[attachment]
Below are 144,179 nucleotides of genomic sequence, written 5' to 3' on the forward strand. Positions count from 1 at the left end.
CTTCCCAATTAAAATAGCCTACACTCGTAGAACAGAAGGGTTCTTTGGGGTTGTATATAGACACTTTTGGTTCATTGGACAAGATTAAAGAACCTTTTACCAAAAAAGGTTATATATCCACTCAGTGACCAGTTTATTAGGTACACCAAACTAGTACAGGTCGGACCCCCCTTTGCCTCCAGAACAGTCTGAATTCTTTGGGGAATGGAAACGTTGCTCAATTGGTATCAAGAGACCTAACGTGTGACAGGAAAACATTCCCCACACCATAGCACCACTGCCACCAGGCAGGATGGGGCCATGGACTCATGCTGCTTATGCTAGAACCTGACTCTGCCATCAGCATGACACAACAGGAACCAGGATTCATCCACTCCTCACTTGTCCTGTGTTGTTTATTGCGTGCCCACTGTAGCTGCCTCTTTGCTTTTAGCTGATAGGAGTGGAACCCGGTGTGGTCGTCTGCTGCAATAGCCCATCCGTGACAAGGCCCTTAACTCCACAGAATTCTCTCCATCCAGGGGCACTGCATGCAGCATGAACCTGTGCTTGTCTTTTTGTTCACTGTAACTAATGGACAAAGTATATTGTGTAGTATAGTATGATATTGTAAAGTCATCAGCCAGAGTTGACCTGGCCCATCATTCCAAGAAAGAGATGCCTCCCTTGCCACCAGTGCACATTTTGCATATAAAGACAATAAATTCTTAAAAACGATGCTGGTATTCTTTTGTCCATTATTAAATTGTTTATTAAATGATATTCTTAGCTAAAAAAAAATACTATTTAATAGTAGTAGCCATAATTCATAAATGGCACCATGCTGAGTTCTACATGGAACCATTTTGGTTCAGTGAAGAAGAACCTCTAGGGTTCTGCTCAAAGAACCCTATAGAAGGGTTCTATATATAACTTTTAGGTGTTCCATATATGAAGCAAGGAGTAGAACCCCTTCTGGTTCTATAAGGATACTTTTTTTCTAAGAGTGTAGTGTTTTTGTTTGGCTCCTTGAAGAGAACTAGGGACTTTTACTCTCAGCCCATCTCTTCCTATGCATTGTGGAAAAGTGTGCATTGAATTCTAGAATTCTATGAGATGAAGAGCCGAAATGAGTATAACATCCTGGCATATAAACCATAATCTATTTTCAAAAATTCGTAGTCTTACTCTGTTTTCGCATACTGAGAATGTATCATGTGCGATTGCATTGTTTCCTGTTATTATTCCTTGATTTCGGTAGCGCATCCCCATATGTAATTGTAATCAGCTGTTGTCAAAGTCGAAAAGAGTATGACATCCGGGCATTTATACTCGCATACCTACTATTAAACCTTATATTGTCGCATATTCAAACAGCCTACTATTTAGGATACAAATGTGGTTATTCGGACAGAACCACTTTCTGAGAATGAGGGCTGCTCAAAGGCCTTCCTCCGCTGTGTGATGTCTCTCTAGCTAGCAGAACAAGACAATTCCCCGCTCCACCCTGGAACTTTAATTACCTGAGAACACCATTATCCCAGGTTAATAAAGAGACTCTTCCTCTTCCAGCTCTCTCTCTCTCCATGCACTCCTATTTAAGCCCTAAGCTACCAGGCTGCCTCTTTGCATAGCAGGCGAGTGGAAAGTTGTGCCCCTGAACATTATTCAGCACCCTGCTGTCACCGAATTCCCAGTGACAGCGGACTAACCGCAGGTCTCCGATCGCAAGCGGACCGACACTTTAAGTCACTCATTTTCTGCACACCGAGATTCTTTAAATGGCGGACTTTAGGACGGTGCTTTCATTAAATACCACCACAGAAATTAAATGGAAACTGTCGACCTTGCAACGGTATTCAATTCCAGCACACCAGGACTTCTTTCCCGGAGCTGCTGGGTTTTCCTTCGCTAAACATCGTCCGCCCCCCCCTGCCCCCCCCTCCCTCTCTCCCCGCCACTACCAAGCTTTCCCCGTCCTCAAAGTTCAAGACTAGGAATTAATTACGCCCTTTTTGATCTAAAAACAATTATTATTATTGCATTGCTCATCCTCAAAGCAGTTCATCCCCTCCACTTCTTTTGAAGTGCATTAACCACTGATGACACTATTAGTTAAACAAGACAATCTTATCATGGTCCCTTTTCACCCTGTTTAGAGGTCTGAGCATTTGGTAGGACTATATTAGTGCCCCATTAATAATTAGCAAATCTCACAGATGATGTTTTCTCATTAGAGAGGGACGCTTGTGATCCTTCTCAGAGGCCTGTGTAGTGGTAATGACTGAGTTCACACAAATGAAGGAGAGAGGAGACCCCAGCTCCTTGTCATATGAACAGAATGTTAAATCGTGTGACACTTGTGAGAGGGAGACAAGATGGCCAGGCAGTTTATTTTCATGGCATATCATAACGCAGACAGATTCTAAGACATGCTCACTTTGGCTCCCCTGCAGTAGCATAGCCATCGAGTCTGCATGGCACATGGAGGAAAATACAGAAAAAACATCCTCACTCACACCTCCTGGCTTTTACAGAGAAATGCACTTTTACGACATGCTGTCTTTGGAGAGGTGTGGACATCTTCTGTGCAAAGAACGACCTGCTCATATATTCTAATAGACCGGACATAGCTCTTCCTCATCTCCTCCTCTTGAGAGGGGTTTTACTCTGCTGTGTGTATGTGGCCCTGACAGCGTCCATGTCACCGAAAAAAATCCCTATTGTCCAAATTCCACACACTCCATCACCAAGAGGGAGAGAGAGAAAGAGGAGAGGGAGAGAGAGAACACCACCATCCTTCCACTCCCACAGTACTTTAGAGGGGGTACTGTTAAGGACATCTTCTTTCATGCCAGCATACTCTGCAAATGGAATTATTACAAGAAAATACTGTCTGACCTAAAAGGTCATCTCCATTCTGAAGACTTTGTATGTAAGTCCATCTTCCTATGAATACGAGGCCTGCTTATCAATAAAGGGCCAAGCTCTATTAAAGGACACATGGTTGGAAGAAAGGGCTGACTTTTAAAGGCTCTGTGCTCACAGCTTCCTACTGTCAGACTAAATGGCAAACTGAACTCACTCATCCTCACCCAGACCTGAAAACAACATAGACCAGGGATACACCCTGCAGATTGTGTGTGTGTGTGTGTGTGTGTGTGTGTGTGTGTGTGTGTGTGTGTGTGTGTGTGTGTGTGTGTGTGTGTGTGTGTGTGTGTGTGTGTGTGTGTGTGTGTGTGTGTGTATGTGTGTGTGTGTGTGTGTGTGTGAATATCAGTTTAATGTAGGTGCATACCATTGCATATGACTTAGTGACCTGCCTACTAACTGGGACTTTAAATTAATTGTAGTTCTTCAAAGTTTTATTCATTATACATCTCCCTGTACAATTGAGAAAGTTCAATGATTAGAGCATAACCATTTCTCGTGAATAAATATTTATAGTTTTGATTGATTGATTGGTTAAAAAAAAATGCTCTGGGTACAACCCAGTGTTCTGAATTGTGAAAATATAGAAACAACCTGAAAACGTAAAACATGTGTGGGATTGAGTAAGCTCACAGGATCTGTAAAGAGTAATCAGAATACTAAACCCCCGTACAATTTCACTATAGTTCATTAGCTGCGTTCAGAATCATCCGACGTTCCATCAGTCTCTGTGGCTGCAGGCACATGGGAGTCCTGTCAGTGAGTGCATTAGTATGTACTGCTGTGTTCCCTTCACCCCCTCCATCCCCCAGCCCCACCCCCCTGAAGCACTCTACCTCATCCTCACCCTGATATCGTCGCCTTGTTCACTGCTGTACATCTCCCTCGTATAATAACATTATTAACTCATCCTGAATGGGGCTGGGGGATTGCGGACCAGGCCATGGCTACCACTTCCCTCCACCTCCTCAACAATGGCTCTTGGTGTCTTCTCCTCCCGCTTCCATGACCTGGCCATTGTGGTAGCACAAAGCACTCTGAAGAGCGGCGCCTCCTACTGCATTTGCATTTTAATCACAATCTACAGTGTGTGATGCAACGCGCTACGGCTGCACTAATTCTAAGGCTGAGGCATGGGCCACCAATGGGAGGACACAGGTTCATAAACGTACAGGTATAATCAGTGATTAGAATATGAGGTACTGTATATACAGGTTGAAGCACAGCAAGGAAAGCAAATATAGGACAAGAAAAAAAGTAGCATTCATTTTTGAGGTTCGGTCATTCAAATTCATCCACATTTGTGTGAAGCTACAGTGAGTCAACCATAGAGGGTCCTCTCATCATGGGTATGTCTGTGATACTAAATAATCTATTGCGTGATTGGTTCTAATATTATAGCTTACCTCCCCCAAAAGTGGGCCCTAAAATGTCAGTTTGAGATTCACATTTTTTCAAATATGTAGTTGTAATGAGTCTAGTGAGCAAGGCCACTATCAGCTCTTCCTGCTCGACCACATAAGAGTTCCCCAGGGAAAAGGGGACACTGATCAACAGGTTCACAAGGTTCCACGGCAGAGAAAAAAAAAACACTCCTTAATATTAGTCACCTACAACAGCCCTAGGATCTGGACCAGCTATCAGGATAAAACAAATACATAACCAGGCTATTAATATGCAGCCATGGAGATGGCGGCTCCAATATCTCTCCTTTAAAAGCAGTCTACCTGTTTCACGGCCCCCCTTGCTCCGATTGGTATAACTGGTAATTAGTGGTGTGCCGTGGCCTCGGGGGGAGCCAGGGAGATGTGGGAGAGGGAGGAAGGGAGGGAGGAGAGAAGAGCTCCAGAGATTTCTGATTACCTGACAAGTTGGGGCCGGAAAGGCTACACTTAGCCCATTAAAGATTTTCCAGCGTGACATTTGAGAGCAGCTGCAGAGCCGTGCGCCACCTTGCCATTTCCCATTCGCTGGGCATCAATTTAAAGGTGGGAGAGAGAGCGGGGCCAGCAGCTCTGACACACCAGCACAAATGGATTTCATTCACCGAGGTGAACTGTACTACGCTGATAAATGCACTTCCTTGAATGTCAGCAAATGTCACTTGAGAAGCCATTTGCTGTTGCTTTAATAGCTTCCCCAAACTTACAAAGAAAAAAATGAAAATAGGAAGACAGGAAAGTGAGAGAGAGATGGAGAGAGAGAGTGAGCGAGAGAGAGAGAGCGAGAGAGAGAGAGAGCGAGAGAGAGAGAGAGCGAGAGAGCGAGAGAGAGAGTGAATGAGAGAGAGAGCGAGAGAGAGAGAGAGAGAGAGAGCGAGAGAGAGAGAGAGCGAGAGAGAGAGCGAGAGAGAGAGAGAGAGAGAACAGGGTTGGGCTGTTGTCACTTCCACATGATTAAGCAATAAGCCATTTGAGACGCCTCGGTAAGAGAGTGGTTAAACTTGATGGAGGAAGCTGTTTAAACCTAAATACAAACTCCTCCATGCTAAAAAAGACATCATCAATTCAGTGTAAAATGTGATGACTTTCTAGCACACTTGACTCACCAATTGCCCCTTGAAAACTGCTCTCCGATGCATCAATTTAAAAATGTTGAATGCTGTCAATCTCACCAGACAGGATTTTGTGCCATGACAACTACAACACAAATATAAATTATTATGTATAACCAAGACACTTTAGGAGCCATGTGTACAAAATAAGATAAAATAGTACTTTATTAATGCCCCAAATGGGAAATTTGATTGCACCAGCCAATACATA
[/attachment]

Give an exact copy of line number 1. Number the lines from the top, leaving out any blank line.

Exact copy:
Below are 144,179 nucleotides of genomic sequence, written 5' to 3' on the forward strand. Positions count from 1 at the left end.